Conservation success stories are hard to come by. More often there are tales of things gone wrong, despite best intentions. Not so with one newcomer to Manitoba -- the eastern wild turkey.
Turkey hunting season opens in select areas of the province on April 28 (a youth hunt starts April 21). It's an opportunity that wouldn't have been possible if the stars hadn't aligned way back in 1958. It happened in Altona, after a guest speaker at the annual game and fish club banquet spoke glowingly of the widespread turkey reintroduction program that was happening in the United States.
Dozens of game and fish clubs quickly jumped on board and formed Wild Gobblers Unlimited (WGU). Birds were imported from the U.S. and released near Miami.
By the late 1970s, the turkey population in the Pembina Valley had flourished and the first resident hunting tags were filled. It was the beginning of an enduring relationship among many partners. Manitoba Conservation and the Manitoba Wildlife Federation quickly got involved and in 2002, a Manitoba chapter of the National Wild Turkey Federation (NWTF) was formed.
John Krupinski holds executive positions with both WGU and NWTF. He said clusters of birds are strong around the original areas where they were released, including Miami, Morden, Winkler and Treherne. New populations have also been established in the Beausejour and Lac du Bonnet areas. If you visit Birds Hill Park, you may spot the resident flock that has become quite friendly.
Most of the time, turkeys wander the countryside, pretty much keeping to themselves. Occasionally, they find a private feedlot and need to be discouraged. When this happens, interceptor feeders are installed nearby and the wayward turkeys soon become accustomed to the new treat. These birds are then captured, banded and delivered to a new area of the province to establish a population. It's an effort made possible by co-operation among the four groups.
Manitoba's turkey population is in great shape, says Frank Baldwin, game bird manager at Manitoba Conservation and Water Stewardship. "The birds were nesting early last spring thanks to our relatively mild winter. Populations are looking good for this spring."
A banding effort is now in its fourth year in GHA 31, where about 45 per cent of tags are filled. The aim is to establish the harvest rate in this population. As things stand, hunters are issued a single tag (for one bird) that can be filled in the spring or fall seasons. Turkey hunting remains closed to non-residents. About 10 per cent of adult males are harvested annually.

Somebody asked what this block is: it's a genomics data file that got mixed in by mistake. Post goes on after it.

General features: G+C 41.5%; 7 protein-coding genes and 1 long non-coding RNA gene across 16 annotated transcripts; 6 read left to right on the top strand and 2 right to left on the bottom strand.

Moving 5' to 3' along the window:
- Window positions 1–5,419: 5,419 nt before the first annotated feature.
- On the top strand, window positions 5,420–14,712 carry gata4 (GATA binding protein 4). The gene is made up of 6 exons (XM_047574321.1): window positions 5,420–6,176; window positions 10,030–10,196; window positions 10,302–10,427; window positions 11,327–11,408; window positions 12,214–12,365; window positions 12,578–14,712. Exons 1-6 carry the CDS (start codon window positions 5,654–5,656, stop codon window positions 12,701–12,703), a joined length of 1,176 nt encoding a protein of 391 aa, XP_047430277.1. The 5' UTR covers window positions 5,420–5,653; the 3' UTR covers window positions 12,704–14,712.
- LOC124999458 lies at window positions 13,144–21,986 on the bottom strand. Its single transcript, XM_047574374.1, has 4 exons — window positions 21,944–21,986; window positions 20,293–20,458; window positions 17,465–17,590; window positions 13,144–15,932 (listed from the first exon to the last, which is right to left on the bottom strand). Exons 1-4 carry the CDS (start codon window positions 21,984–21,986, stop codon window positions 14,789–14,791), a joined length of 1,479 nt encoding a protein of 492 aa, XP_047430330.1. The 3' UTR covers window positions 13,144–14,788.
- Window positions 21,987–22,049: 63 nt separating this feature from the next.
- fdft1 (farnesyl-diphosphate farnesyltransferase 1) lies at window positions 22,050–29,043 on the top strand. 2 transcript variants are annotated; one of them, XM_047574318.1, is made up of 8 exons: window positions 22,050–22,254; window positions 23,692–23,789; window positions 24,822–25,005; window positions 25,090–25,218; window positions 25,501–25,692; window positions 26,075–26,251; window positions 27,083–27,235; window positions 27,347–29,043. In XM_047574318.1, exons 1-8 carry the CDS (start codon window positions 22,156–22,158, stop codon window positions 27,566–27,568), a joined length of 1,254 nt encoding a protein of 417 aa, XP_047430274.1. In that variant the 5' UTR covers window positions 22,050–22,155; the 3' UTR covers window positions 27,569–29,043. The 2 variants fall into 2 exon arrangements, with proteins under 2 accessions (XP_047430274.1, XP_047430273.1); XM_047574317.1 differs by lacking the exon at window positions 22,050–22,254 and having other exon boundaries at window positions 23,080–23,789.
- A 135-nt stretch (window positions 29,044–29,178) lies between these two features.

"That's exactly where we want to be," Baldwin said. "We know the majority of birds are harvested in this GHA (31), but that number is decreasing because birds are becoming available in other areas." Two or three new areas are established each year.
It's a good news story all around, mostly because the eastern wild turkey seems to have a knack for fitting in nicely, no matter where it goes. Introducing a non-native species can be tricky business. No one wants an introduced species to become a dreaded invasive species like purple loosestrife or zebra mussels.
Baldwin explained that extensive research has been ongoing in the United States since the 1950s. The wild turkey has been reintroduced into its native range that includes more than 30 states.
"There has never been a situation where turkeys have had a detrimental effect," he said. "They don't parasitize other species' nests and they don't push native birds out of the habitat."
Spring turkey hunting season begins April 28 and runs until May 20 in GHA 22 and 27 to 35A inclusive. A licence is $23. A youth licence costs only $5.
The National Wild Turkey Foundation, Manitoba Chapter, is holding its banquet April 20 at CanadInns Club Regent. For tickets, call John at (204) 667-8500
Shel Zolkewich writes about the outdoors, travel and food when she's not playing outside, traveling or eating. You can reach her with your comments at email@example.com